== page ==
Radboud University Nijmegen, The Netherlands
22-23 January 2015
Did nations and nation states exist in the early modern period? In the field of nationalism studies, this question has created a rift between the so-called ‘modernists’, who regard the nation as a quintessentially modern political phenomenon, and the ‘traditionalists’, who believe that nations already began to take shape before the advent of modernity. While the modernist paradigm has been very dominant, it has been challenged in recent years by a growing number of case studies that situate the origins of nationalism and nationhood in earlier times. Furthermore, scholars from various disciplines, including anthropology, political history and literary studies, have tried to move beyond this historiographical dichotomy by introducing new approaches.
This conference seeks to address the representation of nationalism as an exclusively modern phenomenon, offering a platform for scholars to engage with early modern national identity formation from various European perspectives – especially in its cultural manifestations (literature, historiography, painting, etc.). We invite paper proposals that focus on the rise of early modern national thought, both from a methodological point of view as well as case studies that focus on the ways in which national identities were shaped in early modern Europe. However, this historiographical demarcation is to be taken in a broad sense: while this conference will mainly focus on the seventeenth and eighteenth century, the specific periods that were most significant for creating a sense of nationhood might prove to vary from nation to nation. The year 1815 will nevertheless mark a clear end point, for after the Congress of Vienna brought the Napoleonic Wars to a close, the ‘Pax Europeana’ heralded the beginning of a new era altogether.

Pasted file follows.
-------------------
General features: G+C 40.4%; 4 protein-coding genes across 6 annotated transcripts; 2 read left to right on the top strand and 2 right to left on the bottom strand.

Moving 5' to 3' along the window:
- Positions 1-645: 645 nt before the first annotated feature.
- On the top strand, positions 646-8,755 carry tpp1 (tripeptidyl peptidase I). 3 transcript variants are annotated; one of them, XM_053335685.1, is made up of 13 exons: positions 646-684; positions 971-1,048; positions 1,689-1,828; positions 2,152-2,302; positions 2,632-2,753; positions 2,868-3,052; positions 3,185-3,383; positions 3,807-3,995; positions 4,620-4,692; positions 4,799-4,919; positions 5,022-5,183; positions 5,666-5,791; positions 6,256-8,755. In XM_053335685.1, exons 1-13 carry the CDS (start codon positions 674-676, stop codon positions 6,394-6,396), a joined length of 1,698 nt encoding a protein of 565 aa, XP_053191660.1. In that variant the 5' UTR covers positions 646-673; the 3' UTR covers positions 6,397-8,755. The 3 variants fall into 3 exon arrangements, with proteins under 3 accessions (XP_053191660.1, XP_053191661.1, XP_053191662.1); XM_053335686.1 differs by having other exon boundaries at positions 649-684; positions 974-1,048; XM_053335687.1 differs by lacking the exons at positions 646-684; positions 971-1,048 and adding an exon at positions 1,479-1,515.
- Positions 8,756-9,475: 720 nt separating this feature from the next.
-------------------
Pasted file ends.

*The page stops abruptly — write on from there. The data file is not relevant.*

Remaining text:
We especially welcome contributions which attempt to conceptualise the role of war and peace as decisive forces in the development of national communities in early modern Europe. Suggestions for papers or panels are:
- Theoretical and methodological approaches to early modern national identity formation
- The roots of nationhood and nationalism
- War and peace cultures and the formation of national identities
- Interrelationships between national identities and religion
- Interrelationships between national identities and regionalism or Europeanism
- Cultural genres (history, literature, painting) and national identity formation
- National imagery, myths, canons and symbols
- Travel texts and national identity in early modern Europe
- Future directions in early modern nationalism studies
Paper proposals (max 300 words) should reach the conference committee by 1 April 2014 by email: email@example.com. The committee invites panels or proposals on any topic relevant to this conference’s theme: the forging of national identities in early modern Europe between 1600 and 1815. Confirmed keynote speakers are: David Bell (Princeton University), Azar Gat (Tel Aviv University), Andrew Hadfield (University of Sussex) and Caspar Hirschi (Universität St. Gallen).
The conference is organised by the members of the ‘Proud to be Dutch: The Role of War and Propaganda Literature in the Shaping of an Early Modern Dutch Identity, 1648-1815′ research project, which is funded by The Netherlands Organisation for Scientific Research (NWO). This project is part of the Institute for Historical, Literary and Cultural Studies (HLCS) at Radboud University Nijmegen. Further information about the project: www.proudtobedutch.org
Dr. Lotte Jensen
Lieke van Deinsen, MA
Bart Verheijen, MA
Alan Moss, MA